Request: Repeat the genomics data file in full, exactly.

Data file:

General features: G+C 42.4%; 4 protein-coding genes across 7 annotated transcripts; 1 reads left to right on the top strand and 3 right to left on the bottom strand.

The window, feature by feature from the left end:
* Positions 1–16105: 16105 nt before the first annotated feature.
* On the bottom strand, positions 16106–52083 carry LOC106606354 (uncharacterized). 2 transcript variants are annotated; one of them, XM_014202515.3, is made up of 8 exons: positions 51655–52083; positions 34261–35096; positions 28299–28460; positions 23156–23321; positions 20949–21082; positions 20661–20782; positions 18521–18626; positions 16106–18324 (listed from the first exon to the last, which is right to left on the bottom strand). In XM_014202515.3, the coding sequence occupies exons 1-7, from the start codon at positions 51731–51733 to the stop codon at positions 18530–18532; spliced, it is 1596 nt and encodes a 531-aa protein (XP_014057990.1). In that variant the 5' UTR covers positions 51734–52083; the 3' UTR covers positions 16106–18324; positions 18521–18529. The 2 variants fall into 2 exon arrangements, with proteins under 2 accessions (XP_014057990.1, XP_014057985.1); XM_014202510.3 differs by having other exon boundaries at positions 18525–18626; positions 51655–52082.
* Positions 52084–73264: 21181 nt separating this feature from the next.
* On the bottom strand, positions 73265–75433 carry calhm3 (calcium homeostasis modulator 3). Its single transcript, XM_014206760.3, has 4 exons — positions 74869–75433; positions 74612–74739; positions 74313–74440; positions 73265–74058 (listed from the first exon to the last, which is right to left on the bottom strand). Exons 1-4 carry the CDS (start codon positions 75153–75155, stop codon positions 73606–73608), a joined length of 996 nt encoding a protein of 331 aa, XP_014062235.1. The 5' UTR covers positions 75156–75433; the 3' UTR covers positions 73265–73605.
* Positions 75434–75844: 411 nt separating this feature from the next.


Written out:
General features: G+C 42.4%; 4 protein-coding genes across 7 annotated transcripts; 1 reads left to right on the top strand and 3 right to left on the bottom strand.

The window, feature by feature from the left end:
* Positions 1–16105: 16105 nt before the first annotated feature.
* On the bottom strand, positions 16106–52083 carry LOC106606354 (uncharacterized). 2 transcript variants are annotated; one of them, XM_014202515.3, is made up of 8 exons: positions 51655–52083; positions 34261–35096; positions 28299–28460; positions 23156–23321; positions 20949–21082; positions 20661–20782; positions 18521–18626; positions 16106–18324 (listed from the first exon to the last, which is right to left on the bottom strand). In XM_014202515.3, the coding sequence occupies exons 1-7, from the start codon at positions 51731–51733 to the stop codon at positions 18530–18532; spliced, it is 1596 nt and encodes a 531-aa protein (XP_014057990.1). In that variant the 5' UTR covers positions 51734–52083; the 3' UTR covers positions 16106–18324; positions 18521–18529. The 2 variants fall into 2 exon arrangements, with proteins under 2 accessions (XP_014057990.1, XP_014057985.1); XM_014202510.3 differs by having other exon boundaries at positions 18525–18626; positions 51655–52082.
* Positions 52084–73264: 21181 nt separating this feature from the next.
* On the bottom strand, positions 73265–75433 carry calhm3 (calcium homeostasis modulator 3). Its single transcript, XM_014206760.3, has 4 exons — positions 74869–75433; positions 74612–74739; positions 74313–74440; positions 73265–74058 (listed from the first exon to the last, which is right to left on the bottom strand). Exons 1-4 carry the CDS (start codon positions 75153–75155, stop codon positions 73606–73608), a joined length of 996 nt encoding a protein of 331 aa, XP_014062235.1. The 5' UTR covers positions 75156–75433; the 3' UTR covers positions 73265–73605.
* Positions 75434–75844: 411 nt separating this feature from the next.